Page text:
Local WordPress using Docker – Running a local WordPress development environment is crucial for testing themes and plugin before we push into staging or production environment. To run WordPress locally, we need to install and setup PHP, MySQL (or MariaDB) and WordPress which is not straightforward.
Docker provides an ideal way of setting up local WordPress development setup (for Windows you might prefer WAMP). Using simple docker commands we can quickly spin up a new environment where we can test WordPress themes and plugins. Assuming you already have setup Docker in your machine, starting WordPress is quite rapid.
Since we are running WordPress in Docker, the same setup will work in Window, Mac and Linux.
Local WordPress Setup with Docker
Let us see how to run local WordPress setup for development using Docker.
Setup Docker Compose for WordPress. Start up a command line terminal and create
mkdir wp-local && cd wp-local touch docker-compose.yml
To setup WordPress + MySQL + phpMyAdmin images in the docker-compose, copy following content into it.
version: "3" services: db: image: mysql:5.7 restart: always volumes: - db_data:/var/lib/mysql environment: MYSQL_ROOT_PASSWORD: password MYSQL_DATABASE: wordpress MYSQL_USER: wordpress MYSQL_PASSWORD: wordpress networks: - wp wordpress: depends_on: - db image: wordpress restart: always volumes: - ./:/var/www/html/wp-content environment: WORDPRESS_DB_HOST: db:3306 WORDPRESS_DB_USER: wordpress WORDPRESS_DB_PASSWORD: wordpress ports: - 80:80 - 443:443 networks: - wp phpmyadmin: depends_on: - db image: phpmyadmin/phpmyadmin ports: - 8080:80 environment: PMA_HOST: db MYSQL_ROOT_PASSWORD: password networks: - wp networks: wp: volumes: db_data:
In above docker-compose.yml file we are creating 3 containers; mysql, wordpress and phpmyadmin. The wordpress container exposing the wordpress at port 80. Similarly phpmyadmin is exposed at port 8080. Both wordpress and phpmyadmin depends on the db container which runs MySQL image.
Docker Compose UP
Save the docker-compose.yml file and run docker-compose up command to create and start the docker containers with WordPress, MySQL and phpMyAdmin.
docker-compose up -d
When running first time, Docker will build up the stack and download all the images. Hence it might take a while. However subsequent invocation is going to be instant.
Once the docker-compose is completed, open up the browser and goto http://localhost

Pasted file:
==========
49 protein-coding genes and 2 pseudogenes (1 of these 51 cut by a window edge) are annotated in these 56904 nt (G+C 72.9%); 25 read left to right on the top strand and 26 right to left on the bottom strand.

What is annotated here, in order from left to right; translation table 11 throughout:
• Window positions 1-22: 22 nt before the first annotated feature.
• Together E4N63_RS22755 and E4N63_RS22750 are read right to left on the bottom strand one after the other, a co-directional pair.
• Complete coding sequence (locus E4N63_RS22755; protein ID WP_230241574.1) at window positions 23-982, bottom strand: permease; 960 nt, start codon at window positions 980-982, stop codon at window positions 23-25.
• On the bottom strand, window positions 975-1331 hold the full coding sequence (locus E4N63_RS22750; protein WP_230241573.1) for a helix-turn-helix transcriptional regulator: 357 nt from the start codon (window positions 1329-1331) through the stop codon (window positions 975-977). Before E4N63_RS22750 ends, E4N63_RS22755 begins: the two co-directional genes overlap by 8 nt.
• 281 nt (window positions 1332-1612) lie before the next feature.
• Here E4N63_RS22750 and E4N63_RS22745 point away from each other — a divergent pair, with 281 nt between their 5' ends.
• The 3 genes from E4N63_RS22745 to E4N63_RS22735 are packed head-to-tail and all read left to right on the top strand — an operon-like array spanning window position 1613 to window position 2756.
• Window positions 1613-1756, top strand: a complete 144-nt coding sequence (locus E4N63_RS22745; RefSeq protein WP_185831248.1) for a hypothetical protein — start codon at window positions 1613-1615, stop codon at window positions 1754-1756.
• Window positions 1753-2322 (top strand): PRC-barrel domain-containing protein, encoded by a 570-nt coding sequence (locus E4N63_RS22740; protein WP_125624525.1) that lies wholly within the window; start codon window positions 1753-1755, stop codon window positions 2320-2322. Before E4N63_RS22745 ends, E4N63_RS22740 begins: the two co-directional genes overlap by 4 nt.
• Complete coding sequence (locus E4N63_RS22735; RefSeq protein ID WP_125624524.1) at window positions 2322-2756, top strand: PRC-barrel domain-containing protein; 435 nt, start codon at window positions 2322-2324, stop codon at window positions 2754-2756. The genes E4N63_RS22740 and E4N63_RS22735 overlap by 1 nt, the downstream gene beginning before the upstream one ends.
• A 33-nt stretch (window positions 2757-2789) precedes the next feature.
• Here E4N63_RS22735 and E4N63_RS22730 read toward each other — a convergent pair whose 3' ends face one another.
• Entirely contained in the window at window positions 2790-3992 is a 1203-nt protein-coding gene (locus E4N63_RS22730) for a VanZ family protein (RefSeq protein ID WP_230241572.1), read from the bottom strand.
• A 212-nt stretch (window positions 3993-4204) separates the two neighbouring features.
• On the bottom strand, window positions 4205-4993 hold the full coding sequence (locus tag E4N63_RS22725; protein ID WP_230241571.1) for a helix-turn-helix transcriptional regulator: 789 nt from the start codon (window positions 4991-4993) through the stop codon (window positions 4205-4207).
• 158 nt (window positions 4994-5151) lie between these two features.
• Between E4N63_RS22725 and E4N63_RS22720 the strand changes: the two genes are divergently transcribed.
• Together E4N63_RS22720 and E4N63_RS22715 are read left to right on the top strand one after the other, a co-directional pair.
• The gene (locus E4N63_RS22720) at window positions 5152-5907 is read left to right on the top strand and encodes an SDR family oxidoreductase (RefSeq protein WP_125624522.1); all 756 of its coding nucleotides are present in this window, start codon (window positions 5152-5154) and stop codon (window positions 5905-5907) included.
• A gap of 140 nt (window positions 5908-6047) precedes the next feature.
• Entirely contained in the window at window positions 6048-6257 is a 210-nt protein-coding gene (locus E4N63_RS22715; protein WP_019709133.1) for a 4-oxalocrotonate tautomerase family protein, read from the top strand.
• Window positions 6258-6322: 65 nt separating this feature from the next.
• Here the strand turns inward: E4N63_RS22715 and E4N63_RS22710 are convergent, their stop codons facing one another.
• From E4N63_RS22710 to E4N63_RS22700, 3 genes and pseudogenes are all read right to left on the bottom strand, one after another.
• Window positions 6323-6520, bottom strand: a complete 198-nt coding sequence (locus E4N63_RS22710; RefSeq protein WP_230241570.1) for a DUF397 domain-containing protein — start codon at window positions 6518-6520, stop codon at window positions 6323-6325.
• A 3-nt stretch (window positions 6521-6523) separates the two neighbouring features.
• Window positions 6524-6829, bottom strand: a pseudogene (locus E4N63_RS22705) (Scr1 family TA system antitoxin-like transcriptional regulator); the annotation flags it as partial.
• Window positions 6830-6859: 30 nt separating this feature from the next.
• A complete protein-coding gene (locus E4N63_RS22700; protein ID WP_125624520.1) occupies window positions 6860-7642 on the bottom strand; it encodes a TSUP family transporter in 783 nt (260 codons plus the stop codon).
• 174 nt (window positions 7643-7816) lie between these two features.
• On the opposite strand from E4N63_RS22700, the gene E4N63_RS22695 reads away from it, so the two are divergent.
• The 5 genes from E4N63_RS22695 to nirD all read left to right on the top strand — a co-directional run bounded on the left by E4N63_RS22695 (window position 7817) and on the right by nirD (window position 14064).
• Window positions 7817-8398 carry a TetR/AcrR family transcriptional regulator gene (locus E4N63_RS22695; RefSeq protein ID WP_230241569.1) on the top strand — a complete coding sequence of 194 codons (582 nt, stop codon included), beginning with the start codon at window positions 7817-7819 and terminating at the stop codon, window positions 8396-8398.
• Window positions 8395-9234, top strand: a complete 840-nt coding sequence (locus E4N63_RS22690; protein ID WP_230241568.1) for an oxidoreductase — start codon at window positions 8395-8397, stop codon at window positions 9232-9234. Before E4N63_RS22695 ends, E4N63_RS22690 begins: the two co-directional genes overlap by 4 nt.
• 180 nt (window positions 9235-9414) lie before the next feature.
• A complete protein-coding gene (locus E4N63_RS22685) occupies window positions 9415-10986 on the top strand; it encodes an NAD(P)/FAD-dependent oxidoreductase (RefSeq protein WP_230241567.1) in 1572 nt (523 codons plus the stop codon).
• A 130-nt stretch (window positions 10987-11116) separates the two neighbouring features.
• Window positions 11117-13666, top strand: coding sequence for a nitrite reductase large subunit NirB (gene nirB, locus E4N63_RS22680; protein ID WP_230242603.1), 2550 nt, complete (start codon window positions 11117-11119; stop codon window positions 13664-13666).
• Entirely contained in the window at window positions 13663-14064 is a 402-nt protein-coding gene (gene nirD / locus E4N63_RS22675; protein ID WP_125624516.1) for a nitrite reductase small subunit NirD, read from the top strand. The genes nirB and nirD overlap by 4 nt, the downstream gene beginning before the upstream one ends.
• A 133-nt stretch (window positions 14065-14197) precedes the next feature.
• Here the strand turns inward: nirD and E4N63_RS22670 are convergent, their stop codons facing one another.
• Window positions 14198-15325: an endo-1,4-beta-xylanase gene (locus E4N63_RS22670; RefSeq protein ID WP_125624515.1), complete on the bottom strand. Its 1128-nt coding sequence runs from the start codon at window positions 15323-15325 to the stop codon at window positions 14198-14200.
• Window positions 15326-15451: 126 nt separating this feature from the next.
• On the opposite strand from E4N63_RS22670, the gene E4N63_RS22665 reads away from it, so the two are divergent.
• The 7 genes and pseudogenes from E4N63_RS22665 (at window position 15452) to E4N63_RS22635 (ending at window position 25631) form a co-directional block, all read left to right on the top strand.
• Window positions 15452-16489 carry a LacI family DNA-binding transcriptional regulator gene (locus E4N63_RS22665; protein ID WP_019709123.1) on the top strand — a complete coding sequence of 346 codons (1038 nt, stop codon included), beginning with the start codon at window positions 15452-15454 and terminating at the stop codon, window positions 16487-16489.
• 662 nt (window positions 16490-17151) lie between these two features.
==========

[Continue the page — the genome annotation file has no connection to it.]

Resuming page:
We can start the local wordpress setup. Enter Site Title, Username and Password and press Install WordPress.
Once WordPress setup is completed, login using the username/password provided in previous step and you will be greeted with WordPress Dashboard.
Since we also setup phpMyAdmin in our Docker compose file, login to phpMyAdmin to view/update WordPress database.
The username/password for phpMyAdmin is the value of WORDPRESS_DB_USER and WORDPRESS_DB_PASSWORD environment used in Docker compose file.
Bonus: Increase File Upload Size in Local WordPress Docker
If you are trying to import settings from existing WordPress site once you start your local WordPress docker container, you will realise the default max upload size is 2mb.
To increase the upload file size, we can specify custom php.ini file (in our case upload.ini) and setup the Docker compose file to copy it within container.
upload.ini in the same folder as docker-compose.yml
$ touch upload.ini
Add following in upload.ini to change the upload_max_filesize.
file_uploads = On memory_limit = 64M upload_max_filesize = 64M post_max_size = 64M max_execution_time = 600
docker-compose.yml file and mount the local
wordpress: depends_on: - db image: wordpress restart: always volumes: - ./:/var/www/html/wp-content - ./upload.ini:/usr/local/etc/php/conf.d/uploads.ini environment: WORDPRESS_DB_HOST: db:3306 WORDPRESS_DB_USER: wordpress WORDPRESS_DB_PASSWORD: wordpress ports: - 80:80 - 443:443 networks: - wp
Restart the docker container by running
docker-compose up -d
Check the max image size under Media > Add New
The docker-compose.yml is available in Github for further update.
Github – source code
Happy WordPressing :-)